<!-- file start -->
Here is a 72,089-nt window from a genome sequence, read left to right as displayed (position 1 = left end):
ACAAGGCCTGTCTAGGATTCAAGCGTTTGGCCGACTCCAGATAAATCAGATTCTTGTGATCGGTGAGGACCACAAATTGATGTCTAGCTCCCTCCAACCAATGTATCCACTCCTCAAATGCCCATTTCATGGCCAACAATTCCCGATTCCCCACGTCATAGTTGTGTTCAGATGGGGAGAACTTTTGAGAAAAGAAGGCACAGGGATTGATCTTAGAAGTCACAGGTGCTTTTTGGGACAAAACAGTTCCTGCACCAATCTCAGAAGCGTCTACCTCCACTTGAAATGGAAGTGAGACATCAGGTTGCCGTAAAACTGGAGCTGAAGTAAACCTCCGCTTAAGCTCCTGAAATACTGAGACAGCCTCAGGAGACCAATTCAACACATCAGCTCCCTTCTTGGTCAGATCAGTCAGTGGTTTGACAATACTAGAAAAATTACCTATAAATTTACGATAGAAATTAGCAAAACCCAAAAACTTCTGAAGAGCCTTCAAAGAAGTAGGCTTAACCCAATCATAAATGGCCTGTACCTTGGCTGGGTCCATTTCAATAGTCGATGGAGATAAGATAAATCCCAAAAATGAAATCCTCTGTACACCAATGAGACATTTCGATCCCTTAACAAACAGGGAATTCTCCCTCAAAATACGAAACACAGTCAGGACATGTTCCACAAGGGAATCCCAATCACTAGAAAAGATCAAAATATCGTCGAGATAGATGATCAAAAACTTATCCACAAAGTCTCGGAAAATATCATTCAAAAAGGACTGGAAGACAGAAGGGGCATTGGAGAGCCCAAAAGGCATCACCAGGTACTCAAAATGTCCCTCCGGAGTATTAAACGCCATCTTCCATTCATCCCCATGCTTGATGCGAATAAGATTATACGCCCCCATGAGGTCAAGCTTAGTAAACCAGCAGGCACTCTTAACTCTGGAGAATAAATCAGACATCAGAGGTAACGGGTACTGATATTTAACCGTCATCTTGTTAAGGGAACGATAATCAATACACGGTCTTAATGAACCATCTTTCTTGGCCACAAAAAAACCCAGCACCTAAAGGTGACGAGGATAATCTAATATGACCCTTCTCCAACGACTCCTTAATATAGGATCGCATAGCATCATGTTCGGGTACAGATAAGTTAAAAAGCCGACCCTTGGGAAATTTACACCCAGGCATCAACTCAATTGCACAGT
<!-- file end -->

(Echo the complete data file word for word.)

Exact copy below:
Here is a 72,089-nt window from a genome sequence, read left to right as displayed (position 1 = left end):
ACAAGGCCTGTCTAGGATTCAAGCGTTTGGCCGACTCCAGATAAATCAGATTCTTGTGATCGGTGAGGACCACAAATTGATGTCTAGCTCCCTCCAACCAATGTATCCACTCCTCAAATGCCCATTTCATGGCCAACAATTCCCGATTCCCCACGTCATAGTTGTGTTCAGATGGGGAGAACTTTTGAGAAAAGAAGGCACAGGGATTGATCTTAGAAGTCACAGGTGCTTTTTGGGACAAAACAGTTCCTGCACCAATCTCAGAAGCGTCTACCTCCACTTGAAATGGAAGTGAGACATCAGGTTGCCGTAAAACTGGAGCTGAAGTAAACCTCCGCTTAAGCTCCTGAAATACTGAGACAGCCTCAGGAGACCAATTCAACACATCAGCTCCCTTCTTGGTCAGATCAGTCAGTGGTTTGACAATACTAGAAAAATTACCTATAAATTTACGATAGAAATTAGCAAAACCCAAAAACTTCTGAAGAGCCTTCAAAGAAGTAGGCTTAACCCAATCATAAATGGCCTGTACCTTGGCTGGGTCCATTTCAATAGTCGATGGAGATAAGATAAATCCCAAAAATGAAATCCTCTGTACACCAATGAGACATTTCGATCCCTTAACAAACAGGGAATTCTCCCTCAAAATACGAAACACAGTCAGGACATGTTCCACAAGGGAATCCCAATCACTAGAAAAGATCAAAATATCGTCGAGATAGATGATCAAAAACTTATCCACAAAGTCTCGGAAAATATCATTCAAAAAGGACTGGAAGACAGAAGGGGCATTGGAGAGCCCAAAAGGCATCACCAGGTACTCAAAATGTCCCTCCGGAGTATTAAACGCCATCTTCCATTCATCCCCATGCTTGATGCGAATAAGATTATACGCCCCCATGAGGTCAAGCTTAGTAAACCAGCAGGCACTCTTAACTCTGGAGAATAAATCAGACATCAGAGGTAACGGGTACTGATATTTAACCGTCATCTTGTTAAGGGAACGATAATCAATACACGGTCTTAATGAACCATCTTTCTTGGCCACAAAAAAACCCAGCACCTAAAGGTGACGAGGATAATCTAATATGACCCTTCTCCAACGACTCCTTAATATAGGATCGCATAGCATCATGTTCGGGTACAGATAAGTTAAAAAGCCGACCCTTGGGAAATTTACACCCAGGCATCAACTCAATTGCACAGT